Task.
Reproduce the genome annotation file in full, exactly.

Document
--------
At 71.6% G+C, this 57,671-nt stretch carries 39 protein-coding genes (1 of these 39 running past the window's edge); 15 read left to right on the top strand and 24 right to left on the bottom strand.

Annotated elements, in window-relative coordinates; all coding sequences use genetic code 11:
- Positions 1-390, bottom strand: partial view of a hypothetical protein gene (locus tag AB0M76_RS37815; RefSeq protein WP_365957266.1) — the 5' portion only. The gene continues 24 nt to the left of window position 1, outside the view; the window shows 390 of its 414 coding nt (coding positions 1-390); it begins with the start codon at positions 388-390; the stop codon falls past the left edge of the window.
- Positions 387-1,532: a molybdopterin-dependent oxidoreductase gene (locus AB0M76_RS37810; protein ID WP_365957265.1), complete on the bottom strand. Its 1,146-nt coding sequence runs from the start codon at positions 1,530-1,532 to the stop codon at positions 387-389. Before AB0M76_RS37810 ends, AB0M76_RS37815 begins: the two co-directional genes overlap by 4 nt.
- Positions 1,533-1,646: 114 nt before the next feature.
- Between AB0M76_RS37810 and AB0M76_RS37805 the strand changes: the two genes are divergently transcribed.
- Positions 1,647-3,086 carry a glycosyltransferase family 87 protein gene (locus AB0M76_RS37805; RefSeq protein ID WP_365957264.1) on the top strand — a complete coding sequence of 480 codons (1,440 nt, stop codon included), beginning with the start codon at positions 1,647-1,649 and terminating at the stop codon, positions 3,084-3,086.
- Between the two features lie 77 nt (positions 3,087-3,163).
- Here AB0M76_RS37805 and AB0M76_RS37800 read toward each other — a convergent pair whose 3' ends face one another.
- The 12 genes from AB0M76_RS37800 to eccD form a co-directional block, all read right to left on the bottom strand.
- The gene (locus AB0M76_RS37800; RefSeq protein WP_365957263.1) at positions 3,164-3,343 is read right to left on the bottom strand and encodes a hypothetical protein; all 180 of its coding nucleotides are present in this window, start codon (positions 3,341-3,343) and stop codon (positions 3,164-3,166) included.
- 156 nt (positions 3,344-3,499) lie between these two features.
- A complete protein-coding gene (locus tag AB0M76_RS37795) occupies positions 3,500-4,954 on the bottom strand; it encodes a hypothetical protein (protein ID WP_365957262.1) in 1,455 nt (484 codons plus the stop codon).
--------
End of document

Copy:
At 71.6% G+C, this 57,671-nt stretch carries 39 protein-coding genes (1 of these 39 running past the window's edge); 15 read left to right on the top strand and 24 right to left on the bottom strand.

Annotated elements, in window-relative coordinates; all coding sequences use genetic code 11:
- Positions 1-390, bottom strand: partial view of a hypothetical protein gene (locus tag AB0M76_RS37815; RefSeq protein WP_365957266.1) — the 5' portion only. The gene continues 24 nt to the left of window position 1, outside the view; the window shows 390 of its 414 coding nt (coding positions 1-390); it begins with the start codon at positions 388-390; the stop codon falls past the left edge of the window.
- Positions 387-1,532: a molybdopterin-dependent oxidoreductase gene (locus AB0M76_RS37810; protein ID WP_365957265.1), complete on the bottom strand. Its 1,146-nt coding sequence runs from the start codon at positions 1,530-1,532 to the stop codon at positions 387-389. Before AB0M76_RS37810 ends, AB0M76_RS37815 begins: the two co-directional genes overlap by 4 nt.
- Positions 1,533-1,646: 114 nt before the next feature.
- Between AB0M76_RS37810 and AB0M76_RS37805 the strand changes: the two genes are divergently transcribed.
- Positions 1,647-3,086 carry a glycosyltransferase family 87 protein gene (locus AB0M76_RS37805; RefSeq protein ID WP_365957264.1) on the top strand — a complete coding sequence of 480 codons (1,440 nt, stop codon included), beginning with the start codon at positions 1,647-1,649 and terminating at the stop codon, positions 3,084-3,086.
- Between the two features lie 77 nt (positions 3,087-3,163).
- Here AB0M76_RS37805 and AB0M76_RS37800 read toward each other — a convergent pair whose 3' ends face one another.
- The 12 genes from AB0M76_RS37800 to eccD form a co-directional block, all read right to left on the bottom strand.
- The gene (locus AB0M76_RS37800; RefSeq protein WP_365957263.1) at positions 3,164-3,343 is read right to left on the bottom strand and encodes a hypothetical protein; all 180 of its coding nucleotides are present in this window, start codon (positions 3,341-3,343) and stop codon (positions 3,164-3,166) included.
- 156 nt (positions 3,344-3,499) lie between these two features.
- A complete protein-coding gene (locus tag AB0M76_RS37795) occupies positions 3,500-4,954 on the bottom strand; it encodes a hypothetical protein (protein ID WP_365957262.1) in 1,455 nt (484 codons plus the stop codon).